Kausalya, who was fit for happiness but was afflicted with grief, spoke thus to Rama the best of men who was sitting nearby, while Lakshmana was hearing.:  “Oh, Rama! I would not have felt this much grief if I were childless .You are born only to produce sorrow to me. Oh, son! There is no other grief to a barren woman except the only worry that 'I have no sons' Oh, Rama! I have not seen any happiness or prosperity earlier, while my husband is in power. I believed that I could see them at last when my son comes to power. I have to hear so many disagreeable words from my fellow-wives who are inferior to me and who pierce my heart with their words though I am a better and virtuous wife among them. Which one will be more sorrowful to women than this unending and consuming grief that occurred to me now?“Even when you are near by, I am being rejected. What to tell when you leave for exile? Death indeed is certain to me. My husband always held me down, without giving me any independence and treated me equal to or even lower than the servants of Kaikeyi. Those who serve me now and those who follow me, will not speak to me, after seeing Bharata Oh, son! How can I, the miserable one, see the face of Kaikeyi who talks hurtingly because of her continuous anger. Oh,Rama! I have been waiting for seventeen years after your second birth of thread ceremony, with the hope that my troubles will disappear at one time or the other. Oh, Rama!  In this old age, I cannot bear insult from co-wives and this unending sorrow for a long time. How can I the pitiable one, spend this miserable life without seeing your face radiating like full moon. You were nourished in vain by me , by fasts, by meditations, by various difficult and painful vows .My heart is not breached, as bank of a great river, struck by new water in monsoon, by hearing this news. That is why, I feel it is so strong. There is no death to me, indeed . I have no place in the abode of god Yama who presides over the spirits of the dead. Hence, Yama is not forcingly carrying me off like a lion carrying off a wailing antelope. This grief is inserted into my body. Even then, my heart is stable. It has not broken into pieces and fallen on the floor. It is indeed made of iron. There is no untimely death, it is certain. I feel bad since all my religious vows, charities, restraints have all gone waste. The austerity I performed for the sake of of f–spring has gone in vain, as a seed sown in a saline soil. If a man in great distress can get premature death out of his own will, I being separated from you ,would have to   attain the glory of the dead now itself like cow without the calf. Moreover, what is the use of life? Oh, Rama! With your brilliant face shining like moon! My life is useless without you. I shall accompany you to the forest like a weak cow going behind its calf”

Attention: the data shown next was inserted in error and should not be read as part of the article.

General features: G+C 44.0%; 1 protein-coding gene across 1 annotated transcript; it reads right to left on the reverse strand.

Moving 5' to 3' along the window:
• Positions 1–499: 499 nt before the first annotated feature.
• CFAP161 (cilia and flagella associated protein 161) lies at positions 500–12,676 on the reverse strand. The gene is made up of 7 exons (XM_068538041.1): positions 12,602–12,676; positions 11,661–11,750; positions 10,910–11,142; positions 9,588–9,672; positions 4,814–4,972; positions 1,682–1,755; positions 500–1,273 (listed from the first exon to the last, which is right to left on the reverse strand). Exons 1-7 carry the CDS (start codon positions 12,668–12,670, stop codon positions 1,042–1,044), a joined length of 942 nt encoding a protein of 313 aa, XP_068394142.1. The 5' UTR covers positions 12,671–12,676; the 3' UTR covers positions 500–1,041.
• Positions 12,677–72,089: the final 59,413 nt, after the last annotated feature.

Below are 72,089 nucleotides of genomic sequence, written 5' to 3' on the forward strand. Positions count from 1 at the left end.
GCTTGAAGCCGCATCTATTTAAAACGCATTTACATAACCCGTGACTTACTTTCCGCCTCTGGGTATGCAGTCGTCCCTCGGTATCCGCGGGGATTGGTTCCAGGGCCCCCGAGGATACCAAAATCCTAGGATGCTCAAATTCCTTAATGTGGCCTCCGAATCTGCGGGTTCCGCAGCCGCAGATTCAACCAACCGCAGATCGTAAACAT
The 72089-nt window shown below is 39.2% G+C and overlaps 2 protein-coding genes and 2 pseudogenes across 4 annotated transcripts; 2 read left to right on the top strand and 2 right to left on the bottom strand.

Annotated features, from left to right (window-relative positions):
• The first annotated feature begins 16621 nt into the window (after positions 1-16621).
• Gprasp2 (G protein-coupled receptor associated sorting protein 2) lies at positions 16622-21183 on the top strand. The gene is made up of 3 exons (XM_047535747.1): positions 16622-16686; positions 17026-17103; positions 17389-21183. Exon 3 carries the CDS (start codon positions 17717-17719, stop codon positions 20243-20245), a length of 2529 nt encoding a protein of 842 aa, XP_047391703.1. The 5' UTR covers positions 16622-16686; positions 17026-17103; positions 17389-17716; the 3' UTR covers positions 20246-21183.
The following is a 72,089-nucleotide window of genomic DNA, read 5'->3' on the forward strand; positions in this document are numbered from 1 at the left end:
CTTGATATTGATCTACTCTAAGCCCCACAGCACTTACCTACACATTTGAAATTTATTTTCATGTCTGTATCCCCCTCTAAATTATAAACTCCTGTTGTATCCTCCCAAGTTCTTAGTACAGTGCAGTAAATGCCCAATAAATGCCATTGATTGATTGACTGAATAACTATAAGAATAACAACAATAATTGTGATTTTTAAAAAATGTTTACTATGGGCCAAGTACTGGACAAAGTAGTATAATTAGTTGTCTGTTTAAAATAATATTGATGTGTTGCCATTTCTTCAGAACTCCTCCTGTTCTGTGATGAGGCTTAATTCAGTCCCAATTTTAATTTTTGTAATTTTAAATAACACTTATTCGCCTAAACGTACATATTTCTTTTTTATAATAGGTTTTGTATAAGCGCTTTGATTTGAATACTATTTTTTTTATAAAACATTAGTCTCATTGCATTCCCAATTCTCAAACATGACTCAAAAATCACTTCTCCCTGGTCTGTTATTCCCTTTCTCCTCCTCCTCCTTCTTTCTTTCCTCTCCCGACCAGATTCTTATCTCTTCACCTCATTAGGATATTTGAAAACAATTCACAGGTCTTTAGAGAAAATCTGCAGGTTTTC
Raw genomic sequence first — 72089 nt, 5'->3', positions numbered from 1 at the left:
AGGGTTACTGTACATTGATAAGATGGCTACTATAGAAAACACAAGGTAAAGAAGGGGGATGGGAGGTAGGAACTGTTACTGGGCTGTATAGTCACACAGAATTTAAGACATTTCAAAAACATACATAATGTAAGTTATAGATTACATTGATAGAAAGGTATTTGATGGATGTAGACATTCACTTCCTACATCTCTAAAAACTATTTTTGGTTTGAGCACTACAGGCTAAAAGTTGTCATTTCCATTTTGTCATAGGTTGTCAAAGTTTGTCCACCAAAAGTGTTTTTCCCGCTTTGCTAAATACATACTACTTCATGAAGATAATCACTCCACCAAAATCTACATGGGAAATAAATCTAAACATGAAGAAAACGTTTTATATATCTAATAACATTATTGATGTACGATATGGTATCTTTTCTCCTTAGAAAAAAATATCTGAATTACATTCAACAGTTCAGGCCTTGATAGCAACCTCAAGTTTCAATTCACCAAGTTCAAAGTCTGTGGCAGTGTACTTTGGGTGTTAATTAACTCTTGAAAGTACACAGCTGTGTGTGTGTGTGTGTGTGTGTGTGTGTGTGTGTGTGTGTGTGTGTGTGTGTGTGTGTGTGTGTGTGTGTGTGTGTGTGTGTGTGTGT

Then, that Kausalya looked at Rama to whom a great calamity has occurred, saw her son bound by grief and lamented very much in various ways like a Kinnara woman.


Thus completes twentieth chapter of Ayodhya Kanda in glorious Ramayana, the work of a sage and the oldest epic.

Back to translation of Sarga 20ContentsNext SargaPrevious Sarga

© 1999-2001, K. M. K. Murthy